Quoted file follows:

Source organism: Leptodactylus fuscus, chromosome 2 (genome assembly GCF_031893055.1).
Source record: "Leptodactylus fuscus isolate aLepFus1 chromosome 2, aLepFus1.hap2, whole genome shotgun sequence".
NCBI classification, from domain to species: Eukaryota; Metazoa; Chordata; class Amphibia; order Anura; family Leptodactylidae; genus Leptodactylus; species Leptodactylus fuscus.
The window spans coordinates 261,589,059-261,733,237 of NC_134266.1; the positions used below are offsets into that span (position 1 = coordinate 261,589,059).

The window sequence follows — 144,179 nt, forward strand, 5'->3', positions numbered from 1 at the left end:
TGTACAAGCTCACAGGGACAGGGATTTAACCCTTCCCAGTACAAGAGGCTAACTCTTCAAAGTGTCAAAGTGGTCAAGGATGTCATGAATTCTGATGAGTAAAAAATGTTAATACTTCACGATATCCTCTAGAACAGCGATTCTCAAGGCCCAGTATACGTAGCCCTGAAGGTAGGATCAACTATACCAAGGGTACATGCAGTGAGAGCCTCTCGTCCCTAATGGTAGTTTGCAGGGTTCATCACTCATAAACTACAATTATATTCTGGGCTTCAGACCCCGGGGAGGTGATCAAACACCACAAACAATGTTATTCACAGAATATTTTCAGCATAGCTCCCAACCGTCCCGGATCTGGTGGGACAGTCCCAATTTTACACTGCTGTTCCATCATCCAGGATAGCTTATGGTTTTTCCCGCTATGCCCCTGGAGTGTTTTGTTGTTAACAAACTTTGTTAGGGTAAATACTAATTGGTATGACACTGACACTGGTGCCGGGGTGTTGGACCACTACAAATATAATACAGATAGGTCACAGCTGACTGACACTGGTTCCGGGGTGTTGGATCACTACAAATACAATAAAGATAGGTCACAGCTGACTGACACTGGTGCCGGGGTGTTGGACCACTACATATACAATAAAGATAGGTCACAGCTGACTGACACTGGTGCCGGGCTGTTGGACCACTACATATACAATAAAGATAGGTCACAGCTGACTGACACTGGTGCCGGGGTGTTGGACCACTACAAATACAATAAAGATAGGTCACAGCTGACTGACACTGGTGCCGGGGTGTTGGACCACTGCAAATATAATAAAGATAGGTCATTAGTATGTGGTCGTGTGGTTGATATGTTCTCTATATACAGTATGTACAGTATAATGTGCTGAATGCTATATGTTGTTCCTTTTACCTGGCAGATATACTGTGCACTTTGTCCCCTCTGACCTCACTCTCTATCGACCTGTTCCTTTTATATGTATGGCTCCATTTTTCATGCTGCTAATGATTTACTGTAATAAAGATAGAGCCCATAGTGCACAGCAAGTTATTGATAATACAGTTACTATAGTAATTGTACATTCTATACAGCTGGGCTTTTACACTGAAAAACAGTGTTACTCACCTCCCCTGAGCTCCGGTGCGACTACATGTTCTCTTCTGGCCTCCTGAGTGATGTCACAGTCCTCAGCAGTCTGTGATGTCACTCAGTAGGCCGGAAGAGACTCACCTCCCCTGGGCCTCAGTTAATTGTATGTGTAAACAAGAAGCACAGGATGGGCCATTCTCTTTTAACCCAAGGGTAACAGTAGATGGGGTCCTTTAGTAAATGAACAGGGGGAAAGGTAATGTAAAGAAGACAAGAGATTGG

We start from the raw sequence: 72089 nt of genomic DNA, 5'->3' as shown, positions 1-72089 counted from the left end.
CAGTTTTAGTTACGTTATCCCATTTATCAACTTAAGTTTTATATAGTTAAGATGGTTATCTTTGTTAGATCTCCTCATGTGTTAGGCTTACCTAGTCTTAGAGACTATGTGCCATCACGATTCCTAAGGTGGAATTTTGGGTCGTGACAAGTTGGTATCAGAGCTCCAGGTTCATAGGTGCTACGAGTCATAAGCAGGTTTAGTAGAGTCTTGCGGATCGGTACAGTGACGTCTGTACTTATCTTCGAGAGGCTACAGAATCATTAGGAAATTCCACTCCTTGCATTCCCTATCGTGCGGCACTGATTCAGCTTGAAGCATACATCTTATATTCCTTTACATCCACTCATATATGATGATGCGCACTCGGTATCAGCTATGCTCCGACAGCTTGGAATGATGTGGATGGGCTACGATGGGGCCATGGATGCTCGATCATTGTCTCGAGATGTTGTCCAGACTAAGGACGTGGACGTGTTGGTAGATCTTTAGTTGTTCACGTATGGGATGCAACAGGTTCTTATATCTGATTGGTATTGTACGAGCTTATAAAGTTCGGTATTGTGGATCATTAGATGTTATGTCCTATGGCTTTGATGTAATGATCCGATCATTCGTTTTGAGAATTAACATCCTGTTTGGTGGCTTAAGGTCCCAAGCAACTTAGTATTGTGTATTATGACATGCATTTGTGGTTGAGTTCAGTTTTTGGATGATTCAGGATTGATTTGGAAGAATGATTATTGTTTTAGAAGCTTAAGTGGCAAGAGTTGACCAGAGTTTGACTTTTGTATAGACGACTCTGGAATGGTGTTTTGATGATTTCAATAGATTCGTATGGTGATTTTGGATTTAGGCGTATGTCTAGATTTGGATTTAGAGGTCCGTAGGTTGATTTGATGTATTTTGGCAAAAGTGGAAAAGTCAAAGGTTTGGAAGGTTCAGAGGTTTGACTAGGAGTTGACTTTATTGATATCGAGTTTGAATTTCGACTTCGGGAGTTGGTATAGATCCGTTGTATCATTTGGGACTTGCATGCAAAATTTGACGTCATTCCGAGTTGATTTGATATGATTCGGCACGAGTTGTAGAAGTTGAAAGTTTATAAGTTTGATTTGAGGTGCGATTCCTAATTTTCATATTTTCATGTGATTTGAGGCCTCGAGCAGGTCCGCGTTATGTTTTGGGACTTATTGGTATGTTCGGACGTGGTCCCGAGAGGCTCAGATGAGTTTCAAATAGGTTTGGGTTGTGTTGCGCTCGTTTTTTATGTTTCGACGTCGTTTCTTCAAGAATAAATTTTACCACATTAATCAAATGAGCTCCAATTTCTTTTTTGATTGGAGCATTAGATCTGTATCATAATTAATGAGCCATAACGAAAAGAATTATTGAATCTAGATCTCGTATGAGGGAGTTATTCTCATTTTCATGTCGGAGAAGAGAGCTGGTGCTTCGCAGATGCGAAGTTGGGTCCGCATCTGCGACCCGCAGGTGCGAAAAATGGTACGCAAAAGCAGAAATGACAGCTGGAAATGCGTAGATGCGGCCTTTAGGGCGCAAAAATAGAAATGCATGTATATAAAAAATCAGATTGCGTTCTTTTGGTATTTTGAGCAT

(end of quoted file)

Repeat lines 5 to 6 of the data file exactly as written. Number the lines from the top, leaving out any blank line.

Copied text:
The window sequence follows — 144,179 nt, forward strand, 5'->3', positions numbered from 1 at the left end:
TGTACAAGCTCACAGGGACAGGGATTTAACCCTTCCCAGTACAAGAGGCTAACTCTTCAAAGTGTCAAAGTGGTCAAGGATGTCATGAATTCTGATGAGTAAAAAATGTTAATACTTCACGATATCCTCTAGAACAGCGATTCTCAAGGCCCAGTATACGTAGCCCTGAAGGTAGGATCAACTATACCAAGGGTACATGCAGTGAGAGCCTCTCGTCCCTAATGGTAGTTTGCAGGGTTCATCACTCATAAACTACAATTATATTCTGGGCTTCAGACCCCGGGGAGGTGATCAAACACCACAAACAATGTTATTCACAGAATATTTTCAGCATAGCTCCCAACCGTCCCGGATCTGGTGGGACAGTCCCAATTTTACACTGCTGTTCCATCATCCAGGATAGCTTATGGTTTTTCCCGCTATGCCCCTGGAGTGTTTTGTTGTTAACAAACTTTGTTAGGGTAAATACTAATTGGTATGACACTGACACTGGTGCCGGGGTGTTGGACCACTACAAATATAATACAGATAGGTCACAGCTGACTGACACTGGTTCCGGGGTGTTGGATCACTACAAATACAATAAAGATAGGTCACAGCTGACTGACACTGGTGCCGGGGTGTTGGACCACTACATATACAATAAAGATAGGTCACAGCTGACTGACACTGGTGCCGGGCTGTTGGACCACTACATATACAATAAAGATAGGTCACAGCTGACTGACACTGGTGCCGGGGTGTTGGACCACTACAAATACAATAAAGATAGGTCACAGCTGACTGACACTGGTGCCGGGGTGTTGGACCACTGCAAATATAATAAAGATAGGTCATTAGTATGTGGTCGTGTGGTTGATATGTTCTCTATATACAGTATGTACAGTATAATGTGCTGAATGCTATATGTTGTTCCTTTTACCTGGCAGATATACTGTGCACTTTGTCCCCTCTGACCTCACTCTCTATCGACCTGTTCCTTTTATATGTATGGCTCCATTTTTCATGCTGCTAATGATTTACTGTAATAAAGATAGAGCCCATAGTGCACAGCAAGTTATTGATAATACAGTTACTATAGTAATTGTACATTCTATACAGCTGGGCTTTTACACTGAAAAACAGTGTTACTCACCTCCCCTGAGCTCCGGTGCGACTACATGTTCTCTTCTGGCCTCCTGAGTGATGTCACAGTCCTCAGCAGTCTGTGATGTCACTCAGTAGGCCGGAAGAGACTCACCTCCCCTGGGCCTCAGTTAATTGTATGTGTAAACAAGAAGCACAGGATGGGCCATTCTCTTTTAACCCAAGGGTAACAGTAGATGGGGTCCTTTAGTAAATGAACAGGGGGAAAGGTAATGTAAAGAAGACAAGAGATTGG